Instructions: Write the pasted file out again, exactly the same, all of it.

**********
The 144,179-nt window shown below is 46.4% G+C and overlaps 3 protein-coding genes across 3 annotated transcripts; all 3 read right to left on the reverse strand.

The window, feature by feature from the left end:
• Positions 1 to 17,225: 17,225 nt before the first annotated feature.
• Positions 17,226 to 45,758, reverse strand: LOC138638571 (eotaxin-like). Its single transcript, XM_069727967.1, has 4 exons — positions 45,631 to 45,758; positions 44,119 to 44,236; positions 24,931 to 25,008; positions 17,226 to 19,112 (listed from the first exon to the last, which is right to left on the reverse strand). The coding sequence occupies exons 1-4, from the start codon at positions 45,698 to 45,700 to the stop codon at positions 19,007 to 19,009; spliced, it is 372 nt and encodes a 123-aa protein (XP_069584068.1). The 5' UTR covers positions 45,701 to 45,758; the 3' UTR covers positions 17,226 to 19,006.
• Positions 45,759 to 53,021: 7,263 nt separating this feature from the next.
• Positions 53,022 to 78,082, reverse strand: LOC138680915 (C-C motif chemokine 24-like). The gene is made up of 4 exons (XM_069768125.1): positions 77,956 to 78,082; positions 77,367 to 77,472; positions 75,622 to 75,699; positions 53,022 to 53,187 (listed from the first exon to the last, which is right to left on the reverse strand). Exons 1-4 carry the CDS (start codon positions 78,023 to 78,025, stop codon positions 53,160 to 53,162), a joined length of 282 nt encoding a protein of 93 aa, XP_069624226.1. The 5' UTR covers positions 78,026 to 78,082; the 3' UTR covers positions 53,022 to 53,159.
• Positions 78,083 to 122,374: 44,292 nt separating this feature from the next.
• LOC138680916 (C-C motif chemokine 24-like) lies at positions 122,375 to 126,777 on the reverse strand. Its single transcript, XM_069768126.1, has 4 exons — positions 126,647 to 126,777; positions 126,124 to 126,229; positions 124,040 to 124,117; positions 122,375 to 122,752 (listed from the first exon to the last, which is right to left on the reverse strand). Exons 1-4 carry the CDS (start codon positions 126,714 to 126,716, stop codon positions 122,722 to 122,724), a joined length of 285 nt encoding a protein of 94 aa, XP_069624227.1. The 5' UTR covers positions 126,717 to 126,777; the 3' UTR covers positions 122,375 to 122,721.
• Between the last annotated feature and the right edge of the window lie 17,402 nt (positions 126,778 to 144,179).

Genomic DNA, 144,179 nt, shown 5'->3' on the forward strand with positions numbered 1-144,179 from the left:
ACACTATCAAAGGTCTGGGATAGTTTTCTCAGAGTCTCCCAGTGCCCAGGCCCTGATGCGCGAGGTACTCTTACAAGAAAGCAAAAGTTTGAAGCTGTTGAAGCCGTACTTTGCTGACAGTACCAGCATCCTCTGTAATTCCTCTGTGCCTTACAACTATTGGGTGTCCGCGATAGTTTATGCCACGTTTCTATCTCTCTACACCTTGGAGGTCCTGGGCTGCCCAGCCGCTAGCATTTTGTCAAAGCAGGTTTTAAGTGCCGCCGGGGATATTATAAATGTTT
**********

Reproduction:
The 144,179-nt window shown below is 46.4% G+C and overlaps 3 protein-coding genes across 3 annotated transcripts; all 3 read right to left on the reverse strand.

The window, feature by feature from the left end:
• Positions 1 to 17,225: 17,225 nt before the first annotated feature.
• Positions 17,226 to 45,758, reverse strand: LOC138638571 (eotaxin-like). Its single transcript, XM_069727967.1, has 4 exons — positions 45,631 to 45,758; positions 44,119 to 44,236; positions 24,931 to 25,008; positions 17,226 to 19,112 (listed from the first exon to the last, which is right to left on the reverse strand). The coding sequence occupies exons 1-4, from the start codon at positions 45,698 to 45,700 to the stop codon at positions 19,007 to 19,009; spliced, it is 372 nt and encodes a 123-aa protein (XP_069584068.1). The 5' UTR covers positions 45,701 to 45,758; the 3' UTR covers positions 17,226 to 19,006.
• Positions 45,759 to 53,021: 7,263 nt separating this feature from the next.
• Positions 53,022 to 78,082, reverse strand: LOC138680915 (C-C motif chemokine 24-like). The gene is made up of 4 exons (XM_069768125.1): positions 77,956 to 78,082; positions 77,367 to 77,472; positions 75,622 to 75,699; positions 53,022 to 53,187 (listed from the first exon to the last, which is right to left on the reverse strand). Exons 1-4 carry the CDS (start codon positions 78,023 to 78,025, stop codon positions 53,160 to 53,162), a joined length of 282 nt encoding a protein of 93 aa, XP_069624226.1. The 5' UTR covers positions 78,026 to 78,082; the 3' UTR covers positions 53,022 to 53,159.
• Positions 78,083 to 122,374: 44,292 nt separating this feature from the next.
• LOC138680916 (C-C motif chemokine 24-like) lies at positions 122,375 to 126,777 on the reverse strand. Its single transcript, XM_069768126.1, has 4 exons — positions 126,647 to 126,777; positions 126,124 to 126,229; positions 124,040 to 124,117; positions 122,375 to 122,752 (listed from the first exon to the last, which is right to left on the reverse strand). Exons 1-4 carry the CDS (start codon positions 126,714 to 126,716, stop codon positions 122,722 to 122,724), a joined length of 285 nt encoding a protein of 94 aa, XP_069624227.1. The 5' UTR covers positions 126,717 to 126,777; the 3' UTR covers positions 122,375 to 122,721.
• Between the last annotated feature and the right edge of the window lie 17,402 nt (positions 126,778 to 144,179).

Genomic DNA, 144,179 nt, shown 5'->3' on the forward strand with positions numbered 1-144,179 from the left:
ACACTATCAAAGGTCTGGGATAGTTTTCTCAGAGTCTCCCAGTGCCCAGGCCCTGATGCGCGAGGTACTCTTACAAGAAAGCAAAAGTTTGAAGCTGTTGAAGCCGTACTTTGCTGACAGTACCAGCATCCTCTGTAATTCCTCTGTGCCTTACAACTATTGGGTGTCCGCGATAGTTTATGCCACGTTTCTATCTCTCTACACCTTGGAGGTCCTGGGCTGCCCAGCCGCTAGCATTTTGTCAAAGCAGGTTTTAAGTGCCGCCGGGGATATTATAAATGTTT